The # of Missourians who died of drug overdoses in 2014.
The # of times the Missouri State House has failed to take action on the opioid crisis since 2007.
Numbers speak for themselves. More prescription opioids are sold in Missouri than any other Midwestern state, and we have the 7th highest drug overdose mortality rate in the country. In 2010, more than 13,000 Missourians were hospitalized for opioid use.
But despite these facts, our state legislature has refused to implement a statewide prescription drug monitoring program—a commonsense measure that every other state in the country has adopted.
In the absence of action from Jefferson City, I've been fighting to make sure Missouri communities are getting the help they need:
I recently launched an opioids information and resource page to help Missourians find nearby treatment centers, and to provide healthcare providers and advocates with information on monitoring programs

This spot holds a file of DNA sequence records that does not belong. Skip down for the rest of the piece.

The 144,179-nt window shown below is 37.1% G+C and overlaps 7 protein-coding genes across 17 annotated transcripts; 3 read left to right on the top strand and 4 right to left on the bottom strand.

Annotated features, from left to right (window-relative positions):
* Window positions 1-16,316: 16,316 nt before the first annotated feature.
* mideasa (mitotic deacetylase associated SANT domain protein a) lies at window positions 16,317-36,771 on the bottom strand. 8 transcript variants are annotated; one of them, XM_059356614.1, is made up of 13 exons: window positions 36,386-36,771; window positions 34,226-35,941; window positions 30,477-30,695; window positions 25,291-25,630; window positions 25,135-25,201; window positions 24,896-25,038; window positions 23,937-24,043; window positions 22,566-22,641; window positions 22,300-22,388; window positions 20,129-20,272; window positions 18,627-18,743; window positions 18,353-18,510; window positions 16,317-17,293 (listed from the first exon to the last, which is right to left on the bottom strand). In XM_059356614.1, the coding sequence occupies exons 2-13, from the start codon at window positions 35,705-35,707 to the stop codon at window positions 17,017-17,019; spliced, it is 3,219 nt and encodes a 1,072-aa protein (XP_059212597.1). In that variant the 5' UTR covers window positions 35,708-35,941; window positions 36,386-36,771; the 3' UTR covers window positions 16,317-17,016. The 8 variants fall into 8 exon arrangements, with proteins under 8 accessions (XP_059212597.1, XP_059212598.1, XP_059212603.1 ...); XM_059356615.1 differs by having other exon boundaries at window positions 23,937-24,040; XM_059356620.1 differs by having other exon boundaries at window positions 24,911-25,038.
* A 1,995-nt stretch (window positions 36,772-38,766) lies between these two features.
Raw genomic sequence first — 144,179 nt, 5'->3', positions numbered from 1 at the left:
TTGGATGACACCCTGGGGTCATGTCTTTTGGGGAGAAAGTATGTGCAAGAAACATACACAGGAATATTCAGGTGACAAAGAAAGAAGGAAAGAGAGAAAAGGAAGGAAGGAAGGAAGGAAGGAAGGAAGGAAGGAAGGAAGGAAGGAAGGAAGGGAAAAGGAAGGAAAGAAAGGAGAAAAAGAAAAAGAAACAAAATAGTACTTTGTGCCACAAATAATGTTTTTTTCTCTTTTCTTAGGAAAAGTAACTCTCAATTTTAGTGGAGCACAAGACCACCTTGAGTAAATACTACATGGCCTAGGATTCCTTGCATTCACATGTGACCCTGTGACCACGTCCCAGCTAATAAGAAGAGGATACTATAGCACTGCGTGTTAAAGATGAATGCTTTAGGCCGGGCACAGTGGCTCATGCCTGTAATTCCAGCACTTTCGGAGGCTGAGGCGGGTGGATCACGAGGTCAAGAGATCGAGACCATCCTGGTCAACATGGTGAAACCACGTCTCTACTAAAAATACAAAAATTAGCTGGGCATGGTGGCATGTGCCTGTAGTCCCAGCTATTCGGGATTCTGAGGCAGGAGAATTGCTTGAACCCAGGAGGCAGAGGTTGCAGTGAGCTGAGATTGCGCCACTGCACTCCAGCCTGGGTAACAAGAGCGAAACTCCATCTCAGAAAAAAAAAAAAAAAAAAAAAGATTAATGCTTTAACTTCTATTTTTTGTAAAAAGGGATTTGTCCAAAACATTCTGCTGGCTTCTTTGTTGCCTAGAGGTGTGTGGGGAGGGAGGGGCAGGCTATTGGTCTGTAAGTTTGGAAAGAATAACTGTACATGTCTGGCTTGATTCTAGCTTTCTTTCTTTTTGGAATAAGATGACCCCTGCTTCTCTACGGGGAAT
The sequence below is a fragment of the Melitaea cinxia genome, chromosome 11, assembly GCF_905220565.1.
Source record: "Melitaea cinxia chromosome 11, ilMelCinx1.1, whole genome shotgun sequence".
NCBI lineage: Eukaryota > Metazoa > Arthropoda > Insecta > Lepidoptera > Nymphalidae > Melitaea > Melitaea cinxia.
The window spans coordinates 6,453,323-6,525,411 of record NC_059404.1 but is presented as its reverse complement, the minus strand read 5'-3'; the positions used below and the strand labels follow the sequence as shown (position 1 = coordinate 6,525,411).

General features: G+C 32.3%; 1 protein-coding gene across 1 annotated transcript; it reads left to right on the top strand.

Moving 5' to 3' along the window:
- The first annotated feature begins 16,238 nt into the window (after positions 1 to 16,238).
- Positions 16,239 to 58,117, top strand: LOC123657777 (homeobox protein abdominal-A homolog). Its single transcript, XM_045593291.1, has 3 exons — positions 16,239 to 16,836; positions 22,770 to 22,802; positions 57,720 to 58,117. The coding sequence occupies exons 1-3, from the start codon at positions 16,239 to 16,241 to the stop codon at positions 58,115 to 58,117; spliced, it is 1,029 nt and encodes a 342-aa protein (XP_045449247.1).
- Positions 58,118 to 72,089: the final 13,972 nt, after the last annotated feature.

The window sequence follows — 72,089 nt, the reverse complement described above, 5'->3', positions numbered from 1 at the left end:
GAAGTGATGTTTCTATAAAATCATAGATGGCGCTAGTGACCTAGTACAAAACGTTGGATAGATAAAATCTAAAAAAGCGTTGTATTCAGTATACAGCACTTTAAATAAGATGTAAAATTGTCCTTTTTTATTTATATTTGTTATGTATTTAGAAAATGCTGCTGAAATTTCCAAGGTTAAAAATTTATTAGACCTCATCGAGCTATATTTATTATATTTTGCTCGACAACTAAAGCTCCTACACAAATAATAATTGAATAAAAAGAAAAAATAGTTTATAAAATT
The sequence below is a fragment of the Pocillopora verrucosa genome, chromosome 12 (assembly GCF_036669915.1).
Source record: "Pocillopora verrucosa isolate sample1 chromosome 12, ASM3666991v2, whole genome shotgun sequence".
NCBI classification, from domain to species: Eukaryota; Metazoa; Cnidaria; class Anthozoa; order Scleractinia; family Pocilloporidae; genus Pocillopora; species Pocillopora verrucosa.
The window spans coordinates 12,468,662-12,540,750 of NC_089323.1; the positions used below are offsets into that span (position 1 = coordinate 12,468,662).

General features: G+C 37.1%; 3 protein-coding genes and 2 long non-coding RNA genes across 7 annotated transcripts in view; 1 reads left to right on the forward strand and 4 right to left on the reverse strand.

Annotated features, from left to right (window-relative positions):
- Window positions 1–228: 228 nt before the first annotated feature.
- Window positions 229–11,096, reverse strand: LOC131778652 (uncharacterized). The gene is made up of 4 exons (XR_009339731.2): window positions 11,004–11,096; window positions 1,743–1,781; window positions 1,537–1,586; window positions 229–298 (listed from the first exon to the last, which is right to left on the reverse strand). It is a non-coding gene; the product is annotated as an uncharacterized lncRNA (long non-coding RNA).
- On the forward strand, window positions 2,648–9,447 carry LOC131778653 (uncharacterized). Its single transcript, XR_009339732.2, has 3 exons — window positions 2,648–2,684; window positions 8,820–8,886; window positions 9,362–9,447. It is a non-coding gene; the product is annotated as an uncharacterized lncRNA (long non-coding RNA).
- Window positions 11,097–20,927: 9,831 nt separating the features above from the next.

I added language to the Comprehensive Addiction and Recovery Act to ensure regional monitoring programs, like those found in the City of St. Louis and St. Louis County, have access to federal resources normally reserved for state governments
I toured the state with Secretary of Agriculture Tom Vilsack, who was appointed by President Obama to lead government efforts on heroin and opioid abuse in America.
And I've held hearings and townhalls with law enforcement, medical professionals, and Missouri families affected by the crisis.
For more information on opioid addiction or abuse, please visitwww.mccaskill.senate.gov/opioids.
Missouri communities are shouldering an unnecessary burden because of state inaction, but I won't let them shoulder it alone.